Monday, August 10, 2009

Day 45: Kyoto

Saturday, August 8, 2009
  Kyoto.  Imperial capital of Japan for over 1,000 years.  A World Heritage Site endowed with sculpted gardens, awe-inspiring temples, shrines, palaces, theaters.  A city of mysterious, ancient traditions.  The menu for a visitor overflows with options:
 - explore the famous Kiyomizu Dera temple complex with its beautiful wooden terrace and commanding views
 - stand in awe before Sanjusangendo's impressive collection of 1,001 golden Buddhist statues, each one different from the others
 - Ogle Heian Jingu shrine's bright orange hallways, massive structures and and sprawling courtyard
 - Take a contemplative stroll along the peaceful, wooded Philosopher's Path
 - Seek inner peace at Ginkakuji, Temple of the Silver Pavilion, with its sublime hiking trails and stunning sand sculptures
  The list goes on and on.  So much to choose from...
  And we spent the morning bowling.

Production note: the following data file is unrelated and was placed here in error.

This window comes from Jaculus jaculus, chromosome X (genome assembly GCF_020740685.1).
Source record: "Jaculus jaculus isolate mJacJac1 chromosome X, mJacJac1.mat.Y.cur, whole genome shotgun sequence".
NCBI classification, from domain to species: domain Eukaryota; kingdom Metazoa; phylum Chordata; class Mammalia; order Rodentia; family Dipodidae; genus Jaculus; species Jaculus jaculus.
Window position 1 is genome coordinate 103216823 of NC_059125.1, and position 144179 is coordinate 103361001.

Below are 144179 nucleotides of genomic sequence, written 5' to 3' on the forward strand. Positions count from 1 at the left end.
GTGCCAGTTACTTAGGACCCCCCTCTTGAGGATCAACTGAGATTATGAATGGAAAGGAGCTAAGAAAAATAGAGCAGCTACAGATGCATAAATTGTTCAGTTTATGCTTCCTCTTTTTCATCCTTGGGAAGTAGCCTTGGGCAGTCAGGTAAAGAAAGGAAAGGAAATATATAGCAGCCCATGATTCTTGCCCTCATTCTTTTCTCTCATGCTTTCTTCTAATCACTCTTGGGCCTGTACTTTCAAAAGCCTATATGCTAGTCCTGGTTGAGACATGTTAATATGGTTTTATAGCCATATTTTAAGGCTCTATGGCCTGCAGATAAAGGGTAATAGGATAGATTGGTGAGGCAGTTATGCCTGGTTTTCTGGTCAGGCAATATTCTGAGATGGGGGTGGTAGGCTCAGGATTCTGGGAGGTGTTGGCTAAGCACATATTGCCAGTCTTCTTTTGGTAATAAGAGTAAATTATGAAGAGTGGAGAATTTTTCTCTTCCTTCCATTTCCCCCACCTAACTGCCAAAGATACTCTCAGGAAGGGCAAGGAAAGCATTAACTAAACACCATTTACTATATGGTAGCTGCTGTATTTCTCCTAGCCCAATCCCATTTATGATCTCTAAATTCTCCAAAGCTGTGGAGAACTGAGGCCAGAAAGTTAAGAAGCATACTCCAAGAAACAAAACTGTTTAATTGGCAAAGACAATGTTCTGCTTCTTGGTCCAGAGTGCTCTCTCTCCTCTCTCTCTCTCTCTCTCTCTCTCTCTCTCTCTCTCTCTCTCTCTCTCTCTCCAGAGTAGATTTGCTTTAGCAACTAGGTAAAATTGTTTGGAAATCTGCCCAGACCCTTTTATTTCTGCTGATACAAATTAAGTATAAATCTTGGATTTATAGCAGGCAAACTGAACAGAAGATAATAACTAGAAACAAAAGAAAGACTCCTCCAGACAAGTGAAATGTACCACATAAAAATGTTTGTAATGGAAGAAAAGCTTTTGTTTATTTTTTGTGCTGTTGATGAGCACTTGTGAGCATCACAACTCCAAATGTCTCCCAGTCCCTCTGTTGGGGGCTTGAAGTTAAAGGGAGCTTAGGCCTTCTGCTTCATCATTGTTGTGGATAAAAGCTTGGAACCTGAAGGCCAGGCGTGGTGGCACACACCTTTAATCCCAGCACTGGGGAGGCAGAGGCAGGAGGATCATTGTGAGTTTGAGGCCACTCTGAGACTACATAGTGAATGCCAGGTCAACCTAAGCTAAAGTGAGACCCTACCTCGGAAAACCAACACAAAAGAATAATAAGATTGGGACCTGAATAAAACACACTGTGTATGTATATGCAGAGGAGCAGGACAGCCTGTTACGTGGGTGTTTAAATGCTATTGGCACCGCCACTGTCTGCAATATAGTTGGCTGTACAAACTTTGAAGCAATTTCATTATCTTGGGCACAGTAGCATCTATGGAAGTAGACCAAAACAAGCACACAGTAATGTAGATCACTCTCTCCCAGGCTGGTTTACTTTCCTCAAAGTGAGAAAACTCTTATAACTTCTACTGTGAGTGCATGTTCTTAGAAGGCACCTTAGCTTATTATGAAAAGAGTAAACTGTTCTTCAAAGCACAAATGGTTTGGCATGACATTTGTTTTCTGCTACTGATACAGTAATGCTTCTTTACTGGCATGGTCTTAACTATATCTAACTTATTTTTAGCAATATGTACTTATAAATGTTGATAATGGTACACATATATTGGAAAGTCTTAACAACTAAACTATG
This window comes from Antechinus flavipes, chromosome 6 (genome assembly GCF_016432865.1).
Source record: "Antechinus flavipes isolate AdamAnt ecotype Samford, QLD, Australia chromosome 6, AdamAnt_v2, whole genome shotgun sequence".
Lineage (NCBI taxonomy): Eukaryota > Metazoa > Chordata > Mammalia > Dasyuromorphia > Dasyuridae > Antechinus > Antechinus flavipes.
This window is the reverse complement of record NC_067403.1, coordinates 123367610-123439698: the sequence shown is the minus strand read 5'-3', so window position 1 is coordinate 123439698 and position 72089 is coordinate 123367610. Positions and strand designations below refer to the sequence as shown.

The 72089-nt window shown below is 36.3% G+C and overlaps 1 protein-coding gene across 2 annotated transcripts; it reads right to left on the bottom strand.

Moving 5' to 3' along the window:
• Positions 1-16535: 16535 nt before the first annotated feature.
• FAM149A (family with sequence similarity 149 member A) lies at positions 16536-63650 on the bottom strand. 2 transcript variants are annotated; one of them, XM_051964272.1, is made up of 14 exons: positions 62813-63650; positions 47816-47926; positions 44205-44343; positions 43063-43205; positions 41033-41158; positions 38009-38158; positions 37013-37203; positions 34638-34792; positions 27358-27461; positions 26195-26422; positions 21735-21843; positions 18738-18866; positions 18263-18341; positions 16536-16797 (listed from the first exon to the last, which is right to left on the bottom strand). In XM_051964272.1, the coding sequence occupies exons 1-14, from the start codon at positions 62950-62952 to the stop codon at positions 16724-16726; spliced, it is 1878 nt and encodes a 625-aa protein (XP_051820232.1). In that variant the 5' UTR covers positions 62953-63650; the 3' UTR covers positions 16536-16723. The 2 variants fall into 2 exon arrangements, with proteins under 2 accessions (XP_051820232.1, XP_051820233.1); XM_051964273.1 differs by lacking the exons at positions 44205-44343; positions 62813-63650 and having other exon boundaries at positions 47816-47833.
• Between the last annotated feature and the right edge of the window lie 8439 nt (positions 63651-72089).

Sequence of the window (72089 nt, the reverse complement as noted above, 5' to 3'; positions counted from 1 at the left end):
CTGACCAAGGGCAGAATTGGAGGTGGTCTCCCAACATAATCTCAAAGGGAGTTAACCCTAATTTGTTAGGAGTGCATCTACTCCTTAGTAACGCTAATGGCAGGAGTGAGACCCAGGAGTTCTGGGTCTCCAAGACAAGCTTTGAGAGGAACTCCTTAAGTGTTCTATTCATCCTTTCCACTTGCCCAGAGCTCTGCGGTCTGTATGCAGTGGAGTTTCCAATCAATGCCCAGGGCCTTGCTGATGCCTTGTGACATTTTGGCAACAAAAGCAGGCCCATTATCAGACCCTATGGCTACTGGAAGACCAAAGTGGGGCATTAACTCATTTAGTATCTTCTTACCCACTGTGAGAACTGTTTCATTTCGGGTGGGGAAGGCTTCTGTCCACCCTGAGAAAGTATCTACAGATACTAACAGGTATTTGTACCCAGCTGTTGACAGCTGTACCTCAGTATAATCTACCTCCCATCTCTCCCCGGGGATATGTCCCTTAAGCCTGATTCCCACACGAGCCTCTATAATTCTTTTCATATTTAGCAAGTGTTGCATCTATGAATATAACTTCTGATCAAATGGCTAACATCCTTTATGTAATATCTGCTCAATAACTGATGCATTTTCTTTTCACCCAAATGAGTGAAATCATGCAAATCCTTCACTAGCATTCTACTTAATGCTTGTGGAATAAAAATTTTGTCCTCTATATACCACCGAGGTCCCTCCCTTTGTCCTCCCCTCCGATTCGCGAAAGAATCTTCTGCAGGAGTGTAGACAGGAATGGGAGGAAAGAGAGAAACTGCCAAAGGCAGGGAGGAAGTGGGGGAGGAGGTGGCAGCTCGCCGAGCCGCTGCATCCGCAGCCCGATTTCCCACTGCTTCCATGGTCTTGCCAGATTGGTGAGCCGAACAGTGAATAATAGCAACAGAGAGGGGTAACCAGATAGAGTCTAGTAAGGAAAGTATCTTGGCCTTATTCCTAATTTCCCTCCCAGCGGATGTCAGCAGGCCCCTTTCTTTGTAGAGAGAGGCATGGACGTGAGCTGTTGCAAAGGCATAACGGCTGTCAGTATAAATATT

I was impressed by Sho's ability to convince me to prioritize a visit to a game center over Kyoto's more inspiring spots.  But I just couldn't say no to his puppy dog eyes, as he asked so fervently for "just a little fun on a rest day."  I decided that he deserved to get his way this time after a month and a half of intense riding.  Plus, it was good to see that his bowling skills were improving.
  After the game room and lunch, we hopped on our bikes, ridiculously light without our luggage, and explored Kyoto the best way: by bicycle.  We hit all of the places mentioned above, enjoying the impressive sights, despite the oppressive heat.  On the way to Kiyomizu Dera, we stopped to ask directions.  The helpful stranger pointed the way, adding, "It's a steep climb to the temple.  Might be a bit much to try on a bicycle."
  Sho and I smiled at one another.  "If we can bike over the Japan Alps, I'm sure we can manage this hill," Sho commented to me as we pushed off.  As we biked up the steep climb along a shopping street full of visitors pouring out of the temple, we finally had to walk our bikes, because of the crowds.  Sho ate a cucumber on a stick to cool off as we navigated our way through the throng.
  After a satisfying afternoon of culture and history, we ate okonomiyaki for dinner, Sho's first time to try the Japanese seafood pancake.  Returning to our hotel, I read to him and sang a few songs before he drifted off to sleep, visions of bowling pins dancing in his head. 

1 comment:

  1. I'm so glad to see that you took in a lot of culture, including the ancient Japanese game of....bowling : )